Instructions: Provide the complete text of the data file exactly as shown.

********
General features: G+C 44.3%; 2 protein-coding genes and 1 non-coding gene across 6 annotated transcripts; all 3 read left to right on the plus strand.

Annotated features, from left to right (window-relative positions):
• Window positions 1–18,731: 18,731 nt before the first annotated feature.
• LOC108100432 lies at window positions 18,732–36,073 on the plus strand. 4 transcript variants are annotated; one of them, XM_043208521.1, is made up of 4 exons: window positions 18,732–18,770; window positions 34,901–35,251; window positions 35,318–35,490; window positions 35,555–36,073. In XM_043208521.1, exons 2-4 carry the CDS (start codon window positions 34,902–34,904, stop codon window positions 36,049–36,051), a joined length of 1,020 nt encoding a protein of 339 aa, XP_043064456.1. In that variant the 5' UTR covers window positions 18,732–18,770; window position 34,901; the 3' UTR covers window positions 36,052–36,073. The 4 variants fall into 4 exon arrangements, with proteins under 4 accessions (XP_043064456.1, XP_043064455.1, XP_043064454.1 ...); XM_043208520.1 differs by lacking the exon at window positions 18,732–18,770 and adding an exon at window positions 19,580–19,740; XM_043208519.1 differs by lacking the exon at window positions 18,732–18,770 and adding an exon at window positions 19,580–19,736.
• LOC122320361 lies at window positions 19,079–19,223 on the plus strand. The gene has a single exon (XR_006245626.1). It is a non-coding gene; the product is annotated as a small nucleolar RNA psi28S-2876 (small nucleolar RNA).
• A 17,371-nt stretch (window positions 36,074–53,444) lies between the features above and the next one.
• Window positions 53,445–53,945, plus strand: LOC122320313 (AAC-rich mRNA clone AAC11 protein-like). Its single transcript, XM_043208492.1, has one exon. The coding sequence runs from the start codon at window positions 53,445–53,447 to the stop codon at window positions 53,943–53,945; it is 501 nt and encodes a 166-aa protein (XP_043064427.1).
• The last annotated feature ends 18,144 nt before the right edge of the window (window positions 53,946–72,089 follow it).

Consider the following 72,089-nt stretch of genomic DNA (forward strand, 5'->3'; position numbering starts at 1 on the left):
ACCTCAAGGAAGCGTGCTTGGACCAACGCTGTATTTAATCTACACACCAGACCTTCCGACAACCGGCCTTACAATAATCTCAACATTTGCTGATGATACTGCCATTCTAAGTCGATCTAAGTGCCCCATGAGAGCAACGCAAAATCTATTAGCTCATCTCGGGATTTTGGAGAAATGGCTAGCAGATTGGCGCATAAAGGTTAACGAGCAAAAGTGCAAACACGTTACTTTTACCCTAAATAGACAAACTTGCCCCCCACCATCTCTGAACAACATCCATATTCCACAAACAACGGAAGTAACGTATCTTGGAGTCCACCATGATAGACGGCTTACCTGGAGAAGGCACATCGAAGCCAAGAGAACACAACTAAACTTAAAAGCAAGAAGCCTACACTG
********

General features: G+C 44.3%; 2 protein-coding genes and 1 non-coding gene across 6 annotated transcripts; all 3 read left to right on the plus strand.

Annotated features, from left to right (window-relative positions):
• Window positions 1–18,731: 18,731 nt before the first annotated feature.
• LOC108100432 lies at window positions 18,732–36,073 on the plus strand. 4 transcript variants are annotated; one of them, XM_043208521.1, is made up of 4 exons: window positions 18,732–18,770; window positions 34,901–35,251; window positions 35,318–35,490; window positions 35,555–36,073. In XM_043208521.1, exons 2-4 carry the CDS (start codon window positions 34,902–34,904, stop codon window positions 36,049–36,051), a joined length of 1,020 nt encoding a protein of 339 aa, XP_043064456.1. In that variant the 5' UTR covers window positions 18,732–18,770; window position 34,901; the 3' UTR covers window positions 36,052–36,073. The 4 variants fall into 4 exon arrangements, with proteins under 4 accessions (XP_043064456.1, XP_043064455.1, XP_043064454.1 ...); XM_043208520.1 differs by lacking the exon at window positions 18,732–18,770 and adding an exon at window positions 19,580–19,740; XM_043208519.1 differs by lacking the exon at window positions 18,732–18,770 and adding an exon at window positions 19,580–19,736.
• LOC122320361 lies at window positions 19,079–19,223 on the plus strand. The gene has a single exon (XR_006245626.1). It is a non-coding gene; the product is annotated as a small nucleolar RNA psi28S-2876 (small nucleolar RNA).
• A 17,371-nt stretch (window positions 36,074–53,444) lies between the features above and the next one.
• Window positions 53,445–53,945, plus strand: LOC122320313 (AAC-rich mRNA clone AAC11 protein-like). Its single transcript, XM_043208492.1, has one exon. The coding sequence runs from the start codon at window positions 53,445–53,447 to the stop codon at window positions 53,943–53,945; it is 501 nt and encodes a 166-aa protein (XP_043064427.1).
• The last annotated feature ends 18,144 nt before the right edge of the window (window positions 53,946–72,089 follow it).

Consider the following 72,089-nt stretch of genomic DNA (forward strand, 5'->3'; position numbering starts at 1 on the left):
ACCTCAAGGAAGCGTGCTTGGACCAACGCTGTATTTAATCTACACACCAGACCTTCCGACAACCGGCCTTACAATAATCTCAACATTTGCTGATGATACTGCCATTCTAAGTCGATCTAAGTGCCCCATGAGAGCAACGCAAAATCTATTAGCTCATCTCGGGATTTTGGAGAAATGGCTAGCAGATTGGCGCATAAAGGTTAACGAGCAAAAGTGCAAACACGTTACTTTTACCCTAAATAGACAAACTTGCCCCCCACCATCTCTGAACAACATCCATATTCCACAAACAACGGAAGTAACGTATCTTGGAGTCCACCATGATAGACGGCTTACCTGGAGAAGGCACATCGAAGCCAAGAGAACACAACTAAACTTAAAAGCAAGAAGCCTACACTG